Patient Voices: Hetty Donovan

Patient Voices. ACTA2: type A dissection at 26. Picture of a blonde woman with short hair wearing a silver/white dress and smiling widely. She has a scar on her chest.

Patient Voices: Hetty Donovan

Type A dissection at 26

dissection survivor playing golf
Hetty playing golf after her dissection

“Are you sure?” – words I will never forget from the night I experienced a type A aortic dissection and aneurysm. It was the moment I realised how serious the situation was.

This is what the ED Doctor asked the Radiologist as I was wheeled from the CT scan after being told I had dissected. You could sense the shock/horror in his voice. It was disbelief that a 26 year old woman was experiencing this medical event without any of the ‘classic’ symptoms or typical prior health issues. My symptoms included chest discomfort BUT not particularly sharp pain, pulsing up my neck, and also loss of feeling in my left leg (which they later suspect was related to the small stoke I also experienced). After being immediately transferred to another hospital in Auckland city, I underwent life saving surgery, performed by two incredible surgeons and surgical team.

Timing and a genetic diagnosis

The week before surgery, I found out I carried the ACTA2 gene mutation but I had not managed to fully learn what it meant for my health yet. Then 5 days prior to surgery, I felt a strange pang in my chest that shot up my neck, leaving me with a dull ache. I wasn’t sure if it was just my mind playing tricks because of the recent news about ACTA2, but still I went to hospital that night. I told them about the ACTA2 mutation but was given the advice that I probably didn’t need a CT scan to check for a dissection because it would be highly unlikely for my age, current health state, and gender. So I went home, diagnosed with a suspected pulled chest muscle.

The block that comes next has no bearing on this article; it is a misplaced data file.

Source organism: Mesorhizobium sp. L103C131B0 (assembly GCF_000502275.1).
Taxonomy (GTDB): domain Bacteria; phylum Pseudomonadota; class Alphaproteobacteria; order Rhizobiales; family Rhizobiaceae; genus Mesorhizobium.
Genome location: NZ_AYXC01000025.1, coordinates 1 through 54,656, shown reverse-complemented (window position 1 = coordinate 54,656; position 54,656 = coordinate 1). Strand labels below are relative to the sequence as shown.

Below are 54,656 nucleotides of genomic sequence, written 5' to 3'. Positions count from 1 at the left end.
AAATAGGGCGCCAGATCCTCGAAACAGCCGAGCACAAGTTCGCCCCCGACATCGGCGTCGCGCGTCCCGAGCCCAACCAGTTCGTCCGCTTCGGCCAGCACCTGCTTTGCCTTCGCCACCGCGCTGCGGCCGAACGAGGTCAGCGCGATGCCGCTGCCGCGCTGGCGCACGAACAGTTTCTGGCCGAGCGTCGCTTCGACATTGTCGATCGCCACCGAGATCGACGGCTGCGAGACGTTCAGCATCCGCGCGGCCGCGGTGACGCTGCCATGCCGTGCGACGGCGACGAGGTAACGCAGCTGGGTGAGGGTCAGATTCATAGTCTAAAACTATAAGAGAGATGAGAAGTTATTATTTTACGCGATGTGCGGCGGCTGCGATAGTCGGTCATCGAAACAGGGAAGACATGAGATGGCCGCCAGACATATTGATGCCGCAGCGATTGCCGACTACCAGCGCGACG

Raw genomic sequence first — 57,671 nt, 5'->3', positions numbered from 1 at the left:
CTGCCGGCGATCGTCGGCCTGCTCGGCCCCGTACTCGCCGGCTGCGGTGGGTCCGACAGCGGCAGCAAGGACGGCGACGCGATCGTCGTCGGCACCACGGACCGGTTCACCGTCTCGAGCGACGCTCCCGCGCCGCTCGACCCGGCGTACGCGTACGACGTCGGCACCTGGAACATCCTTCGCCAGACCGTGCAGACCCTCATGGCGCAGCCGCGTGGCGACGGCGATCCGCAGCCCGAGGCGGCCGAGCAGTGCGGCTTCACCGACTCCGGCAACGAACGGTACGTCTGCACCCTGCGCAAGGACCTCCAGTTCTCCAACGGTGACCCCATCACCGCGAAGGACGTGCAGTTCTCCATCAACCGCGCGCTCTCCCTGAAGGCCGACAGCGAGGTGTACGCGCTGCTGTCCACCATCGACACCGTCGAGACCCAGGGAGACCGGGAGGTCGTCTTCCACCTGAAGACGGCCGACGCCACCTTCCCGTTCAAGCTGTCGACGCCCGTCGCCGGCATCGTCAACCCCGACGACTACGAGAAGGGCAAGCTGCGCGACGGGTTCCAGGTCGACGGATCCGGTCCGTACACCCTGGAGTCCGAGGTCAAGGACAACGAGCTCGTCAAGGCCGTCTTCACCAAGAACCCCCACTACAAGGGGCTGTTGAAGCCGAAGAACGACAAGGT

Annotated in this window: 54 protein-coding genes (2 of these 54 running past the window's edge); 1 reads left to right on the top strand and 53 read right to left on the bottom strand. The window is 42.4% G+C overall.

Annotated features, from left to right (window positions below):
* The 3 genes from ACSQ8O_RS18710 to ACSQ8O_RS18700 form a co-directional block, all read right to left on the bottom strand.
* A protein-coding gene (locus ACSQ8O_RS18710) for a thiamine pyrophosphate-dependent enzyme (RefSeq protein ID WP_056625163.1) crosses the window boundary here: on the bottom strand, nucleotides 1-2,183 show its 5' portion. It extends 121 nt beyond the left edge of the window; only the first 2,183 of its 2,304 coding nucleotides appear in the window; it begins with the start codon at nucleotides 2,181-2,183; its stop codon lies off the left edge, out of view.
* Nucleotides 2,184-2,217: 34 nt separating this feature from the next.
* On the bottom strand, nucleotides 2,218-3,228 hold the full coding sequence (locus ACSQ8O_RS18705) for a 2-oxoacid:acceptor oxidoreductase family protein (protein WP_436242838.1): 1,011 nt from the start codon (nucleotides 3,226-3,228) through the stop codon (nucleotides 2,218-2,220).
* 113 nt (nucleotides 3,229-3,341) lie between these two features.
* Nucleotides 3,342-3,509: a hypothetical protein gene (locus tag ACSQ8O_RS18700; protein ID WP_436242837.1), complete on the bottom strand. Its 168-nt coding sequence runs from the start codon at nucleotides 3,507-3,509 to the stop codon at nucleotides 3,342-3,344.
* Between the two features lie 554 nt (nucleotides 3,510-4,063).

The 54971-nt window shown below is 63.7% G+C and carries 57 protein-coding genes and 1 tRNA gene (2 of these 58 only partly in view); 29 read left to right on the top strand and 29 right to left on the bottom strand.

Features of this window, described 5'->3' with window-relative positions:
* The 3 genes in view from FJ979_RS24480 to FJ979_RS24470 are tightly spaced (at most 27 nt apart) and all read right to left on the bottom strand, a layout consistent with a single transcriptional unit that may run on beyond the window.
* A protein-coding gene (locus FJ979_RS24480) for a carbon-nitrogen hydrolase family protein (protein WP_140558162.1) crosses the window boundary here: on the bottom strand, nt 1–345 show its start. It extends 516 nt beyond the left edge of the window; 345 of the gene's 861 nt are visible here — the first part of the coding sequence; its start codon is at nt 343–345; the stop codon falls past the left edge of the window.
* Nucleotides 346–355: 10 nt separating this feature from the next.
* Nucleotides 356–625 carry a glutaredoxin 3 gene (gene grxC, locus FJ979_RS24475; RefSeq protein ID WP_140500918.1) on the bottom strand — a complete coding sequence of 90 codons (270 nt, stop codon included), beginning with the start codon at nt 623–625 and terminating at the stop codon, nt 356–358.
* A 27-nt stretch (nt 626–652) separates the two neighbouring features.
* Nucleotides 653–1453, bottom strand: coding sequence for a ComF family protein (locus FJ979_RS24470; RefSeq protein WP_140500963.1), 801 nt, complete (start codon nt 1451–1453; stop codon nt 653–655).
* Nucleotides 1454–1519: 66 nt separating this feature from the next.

We can’t know for sure if anything was happening to my aorta at that first hospital visit, but the lack of knowledge around aortic dissections (both by me and the medical staff in ED) meant I was not treated with the seriousness this life-threatening condition needs especially with the added risk that comes with ACTA2. Awareness is so incredibly important, and as I now know, a CT scan could of helped avoid the emergency situation I was put into. 

I am thankful beyond words to still be here. Post surgery life has been a scary world to step into but the guidance, resource and support from the John Ritter Foundation has enabled me to confidently be an advocate for my own health. Also I couldn’t have managed without the love and support from my husband, family, friends, colleagues, and various health professionals in NZ.

Its important to me to share my story, because I have hope that one day it might help someone else out there in the world.